Avoiding GMO’s Part IV: Are There GMO’s in Your Holiday Foods?
In this five part series for Non-GMO Month, we’ll take a look at common food items that likely contain GMO’s and we’ll be offering non-GMO alternatives. Avoiding GMO’s is quite easy once you know what to look for so we’ll be sharing with you some tips on how to keep your diet GMO free.
When it comes to holiday cooking, most of us lean on packaged foods at least a little bit to ease the burden. We want to make our holiday meals memorable, delicious and healthy. One way to make sure they are healthy is by avoiding GMO’s. Make sure you’re feeding yourself and your family non-gmo meals by using the guidelines below. Avoiding GMO’s is easy once you know the secrets.
5 Tips for Avoiding GMO’s in Holiday Foods
1 – The easiest way to make sure you are avoiding GMO’s is to buy organic. This goes for holiday foods and any foods that you’re buying. Any product that has the USDA Organic logo on it is by definition non-GMO.
2 – Look for the Non-GMO Project Verified label on packages. Even if a product isn’t certified organic, it can be non-gmo. To be certain, look for this third party verification.
3 – When you’re buying packaged holiday foods like stuffing, canned pumpkin pie mix, boxed dessert mixes and gravies, avoid risky ingredients. Most supermarket convenience foods contain corn, soy and canola – ingredients that are very likely to be genetically modified. Some ingredients will be obvious, like corn flour, corn meal, corn starch, corn syrup, soy flour, soy lecithin, soy protein isolate, soy isoflavone, canola oil, cottonseed oil. Some ingredients are sneaky in that they don’t list what their made from. These sneaky ingredients can be GMO if the product isn’t organic: amino acids, aspartame, ascorbic acid, sodium ascorbate, vitamin c, citric acid, sodium citrate, hydrolyzed vegetable protein, lactic acid, maltodextrin, molasses, sucrose, textured vegetable protein (tvp), xanthan gum, vitamins, and yeast. Its a pretty sure bet that conventional supermarket packaged foods contain GMO’s so you may want to read the labels just to see, but I would avoid them at all cost and choose an organic alternative instead.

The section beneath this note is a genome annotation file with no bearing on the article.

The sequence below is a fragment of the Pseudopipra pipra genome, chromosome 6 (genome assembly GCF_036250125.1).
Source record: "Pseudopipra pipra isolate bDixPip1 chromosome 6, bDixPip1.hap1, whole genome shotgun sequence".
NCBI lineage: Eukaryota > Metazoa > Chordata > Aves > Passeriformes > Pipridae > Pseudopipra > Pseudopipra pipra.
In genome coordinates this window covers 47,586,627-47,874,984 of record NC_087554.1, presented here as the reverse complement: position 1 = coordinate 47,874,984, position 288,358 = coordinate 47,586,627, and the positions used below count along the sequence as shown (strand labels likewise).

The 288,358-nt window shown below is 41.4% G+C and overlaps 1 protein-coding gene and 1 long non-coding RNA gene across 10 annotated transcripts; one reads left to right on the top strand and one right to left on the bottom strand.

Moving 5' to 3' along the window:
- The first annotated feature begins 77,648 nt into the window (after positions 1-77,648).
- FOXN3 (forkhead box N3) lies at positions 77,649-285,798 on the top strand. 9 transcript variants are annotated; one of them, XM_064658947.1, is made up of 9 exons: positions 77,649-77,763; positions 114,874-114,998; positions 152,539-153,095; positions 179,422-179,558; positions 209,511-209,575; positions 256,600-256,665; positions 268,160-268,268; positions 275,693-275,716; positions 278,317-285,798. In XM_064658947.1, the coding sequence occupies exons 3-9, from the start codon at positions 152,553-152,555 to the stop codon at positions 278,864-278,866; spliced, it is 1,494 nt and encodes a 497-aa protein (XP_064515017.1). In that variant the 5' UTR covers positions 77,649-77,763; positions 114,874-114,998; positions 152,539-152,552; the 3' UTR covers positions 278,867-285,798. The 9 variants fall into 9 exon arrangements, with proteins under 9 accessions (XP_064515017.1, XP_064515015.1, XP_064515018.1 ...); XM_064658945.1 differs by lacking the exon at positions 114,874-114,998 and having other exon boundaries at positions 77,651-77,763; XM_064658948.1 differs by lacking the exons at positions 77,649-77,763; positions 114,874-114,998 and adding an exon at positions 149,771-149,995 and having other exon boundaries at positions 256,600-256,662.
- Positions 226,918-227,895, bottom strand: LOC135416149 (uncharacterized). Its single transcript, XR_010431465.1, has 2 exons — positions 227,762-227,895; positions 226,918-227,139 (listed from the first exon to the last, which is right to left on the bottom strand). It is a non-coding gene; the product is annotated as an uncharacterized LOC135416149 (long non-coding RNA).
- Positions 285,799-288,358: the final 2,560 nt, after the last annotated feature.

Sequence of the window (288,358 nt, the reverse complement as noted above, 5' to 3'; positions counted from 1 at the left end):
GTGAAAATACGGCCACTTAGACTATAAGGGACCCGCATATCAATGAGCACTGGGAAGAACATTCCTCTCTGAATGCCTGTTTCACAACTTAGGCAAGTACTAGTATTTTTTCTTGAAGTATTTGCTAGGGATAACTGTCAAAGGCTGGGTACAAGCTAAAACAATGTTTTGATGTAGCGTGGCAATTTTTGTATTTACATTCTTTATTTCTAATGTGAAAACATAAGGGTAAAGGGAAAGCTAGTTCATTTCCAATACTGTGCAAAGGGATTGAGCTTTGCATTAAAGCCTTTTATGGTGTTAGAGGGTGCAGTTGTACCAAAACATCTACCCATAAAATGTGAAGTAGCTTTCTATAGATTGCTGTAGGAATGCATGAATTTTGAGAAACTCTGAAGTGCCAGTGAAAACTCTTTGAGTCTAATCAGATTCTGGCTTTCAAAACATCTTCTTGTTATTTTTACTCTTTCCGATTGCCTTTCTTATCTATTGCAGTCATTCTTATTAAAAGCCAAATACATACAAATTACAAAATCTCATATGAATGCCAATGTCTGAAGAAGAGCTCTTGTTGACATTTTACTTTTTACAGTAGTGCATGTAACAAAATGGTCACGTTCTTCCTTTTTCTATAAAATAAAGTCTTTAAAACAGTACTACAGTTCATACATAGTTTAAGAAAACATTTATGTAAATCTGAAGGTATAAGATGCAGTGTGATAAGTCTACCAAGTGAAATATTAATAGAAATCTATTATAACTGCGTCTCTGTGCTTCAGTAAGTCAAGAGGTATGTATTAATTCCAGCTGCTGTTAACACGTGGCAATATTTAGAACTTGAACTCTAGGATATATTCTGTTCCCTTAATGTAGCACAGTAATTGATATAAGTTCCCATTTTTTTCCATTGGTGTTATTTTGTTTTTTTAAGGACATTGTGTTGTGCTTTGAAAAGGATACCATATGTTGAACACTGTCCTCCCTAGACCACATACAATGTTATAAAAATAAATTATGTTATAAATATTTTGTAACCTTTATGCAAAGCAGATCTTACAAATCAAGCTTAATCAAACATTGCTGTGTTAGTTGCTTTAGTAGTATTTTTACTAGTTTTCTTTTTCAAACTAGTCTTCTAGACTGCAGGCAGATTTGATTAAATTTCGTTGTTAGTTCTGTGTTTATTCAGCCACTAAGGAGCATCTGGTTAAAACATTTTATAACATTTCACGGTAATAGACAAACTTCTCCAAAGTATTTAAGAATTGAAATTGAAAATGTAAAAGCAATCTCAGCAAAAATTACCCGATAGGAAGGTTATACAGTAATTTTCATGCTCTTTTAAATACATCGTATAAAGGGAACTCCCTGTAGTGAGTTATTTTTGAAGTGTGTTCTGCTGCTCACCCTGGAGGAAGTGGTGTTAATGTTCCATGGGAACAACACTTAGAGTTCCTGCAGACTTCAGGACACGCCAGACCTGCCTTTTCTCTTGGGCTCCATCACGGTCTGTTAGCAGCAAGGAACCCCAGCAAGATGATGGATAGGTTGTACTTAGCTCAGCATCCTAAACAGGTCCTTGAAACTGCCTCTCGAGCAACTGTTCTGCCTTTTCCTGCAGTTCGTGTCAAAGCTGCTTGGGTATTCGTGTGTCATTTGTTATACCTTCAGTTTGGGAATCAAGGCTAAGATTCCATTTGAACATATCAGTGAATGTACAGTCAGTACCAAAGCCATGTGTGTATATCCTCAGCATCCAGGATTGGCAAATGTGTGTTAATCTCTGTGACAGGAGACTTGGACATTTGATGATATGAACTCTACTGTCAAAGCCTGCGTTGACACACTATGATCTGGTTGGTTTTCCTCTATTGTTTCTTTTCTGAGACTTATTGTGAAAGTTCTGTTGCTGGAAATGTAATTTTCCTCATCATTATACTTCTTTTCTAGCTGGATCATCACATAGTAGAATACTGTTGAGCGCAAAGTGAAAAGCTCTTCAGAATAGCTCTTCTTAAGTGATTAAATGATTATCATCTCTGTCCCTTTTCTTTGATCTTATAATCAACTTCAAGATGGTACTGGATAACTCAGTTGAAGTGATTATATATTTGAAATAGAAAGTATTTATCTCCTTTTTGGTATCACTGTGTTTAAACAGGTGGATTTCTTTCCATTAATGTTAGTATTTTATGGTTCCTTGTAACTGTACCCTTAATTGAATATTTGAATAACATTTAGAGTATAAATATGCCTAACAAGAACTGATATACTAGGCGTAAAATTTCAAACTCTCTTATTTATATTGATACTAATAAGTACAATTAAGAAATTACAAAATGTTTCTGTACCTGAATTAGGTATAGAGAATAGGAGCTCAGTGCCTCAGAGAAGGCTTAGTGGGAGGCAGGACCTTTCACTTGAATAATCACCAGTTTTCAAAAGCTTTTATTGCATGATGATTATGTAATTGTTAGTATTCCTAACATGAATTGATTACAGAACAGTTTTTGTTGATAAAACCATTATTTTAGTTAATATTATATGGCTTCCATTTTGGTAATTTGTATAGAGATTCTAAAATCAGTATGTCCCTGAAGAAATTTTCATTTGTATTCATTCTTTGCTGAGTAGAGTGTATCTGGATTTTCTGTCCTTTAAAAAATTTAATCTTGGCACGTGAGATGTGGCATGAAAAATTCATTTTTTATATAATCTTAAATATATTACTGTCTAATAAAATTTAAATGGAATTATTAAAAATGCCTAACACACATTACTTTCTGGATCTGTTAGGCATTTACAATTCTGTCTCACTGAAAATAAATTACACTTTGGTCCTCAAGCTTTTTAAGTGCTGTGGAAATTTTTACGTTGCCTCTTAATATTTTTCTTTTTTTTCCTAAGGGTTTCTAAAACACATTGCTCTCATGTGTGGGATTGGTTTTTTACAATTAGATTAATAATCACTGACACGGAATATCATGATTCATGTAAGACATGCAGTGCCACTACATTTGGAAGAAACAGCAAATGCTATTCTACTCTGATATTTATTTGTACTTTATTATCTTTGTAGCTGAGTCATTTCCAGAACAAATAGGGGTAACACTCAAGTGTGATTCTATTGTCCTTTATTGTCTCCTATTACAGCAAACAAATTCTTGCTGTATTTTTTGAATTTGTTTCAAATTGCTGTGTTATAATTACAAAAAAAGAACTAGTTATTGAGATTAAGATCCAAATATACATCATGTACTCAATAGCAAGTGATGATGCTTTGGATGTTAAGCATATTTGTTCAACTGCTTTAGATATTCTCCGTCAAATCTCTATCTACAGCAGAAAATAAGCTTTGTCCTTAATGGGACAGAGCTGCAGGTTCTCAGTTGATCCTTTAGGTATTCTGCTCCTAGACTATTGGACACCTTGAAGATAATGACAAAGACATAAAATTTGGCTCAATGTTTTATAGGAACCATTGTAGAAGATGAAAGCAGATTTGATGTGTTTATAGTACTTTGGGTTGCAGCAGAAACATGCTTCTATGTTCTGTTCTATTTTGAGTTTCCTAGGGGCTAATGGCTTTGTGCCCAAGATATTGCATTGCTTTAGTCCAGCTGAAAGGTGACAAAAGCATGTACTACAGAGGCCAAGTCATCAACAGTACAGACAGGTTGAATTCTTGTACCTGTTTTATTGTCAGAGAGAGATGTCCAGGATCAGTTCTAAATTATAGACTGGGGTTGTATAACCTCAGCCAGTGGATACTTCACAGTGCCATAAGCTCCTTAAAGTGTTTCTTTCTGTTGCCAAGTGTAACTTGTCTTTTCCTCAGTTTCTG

4 – Get an organic turkey (or ham). Even better, find a local turkey farm or pig rancher so that you can talk to them about how they raise their animals. You want to look for animals that have been fed a non-gmo diet and have access to the outdoors. The healthiest animals are ones that have been eating their traditional diets so don’t be afraid to ask questions.
5 – Cook with whole food ingredients. When your mashed potatoes are simply made with potatoes, butter and milk (make sure the butter and milk is organic), you know exactly what you’re eating without looking at a long list of chemical ingredients. Choosing whole foods over processed foods is one of the easiest ways to make sure you’re avoiding GMO’s. There are very few whole foods that are GMO, at least for now. The ones to look out for and buy organic are: papaya, sweet corn, zucchini/yellow squash, and soy.
Avoiding GMO ingredients is easy when you know you have organic alternatives. The chart above gives you great suggestions for replacements. For just about any convenience food you can think of, there’s an organic or non-gmo version, you just have to know what to look for!
Are there any holiday foods you just love but don’t know how to find a non-gmo version of? Let us know and we’ll direct you to it!
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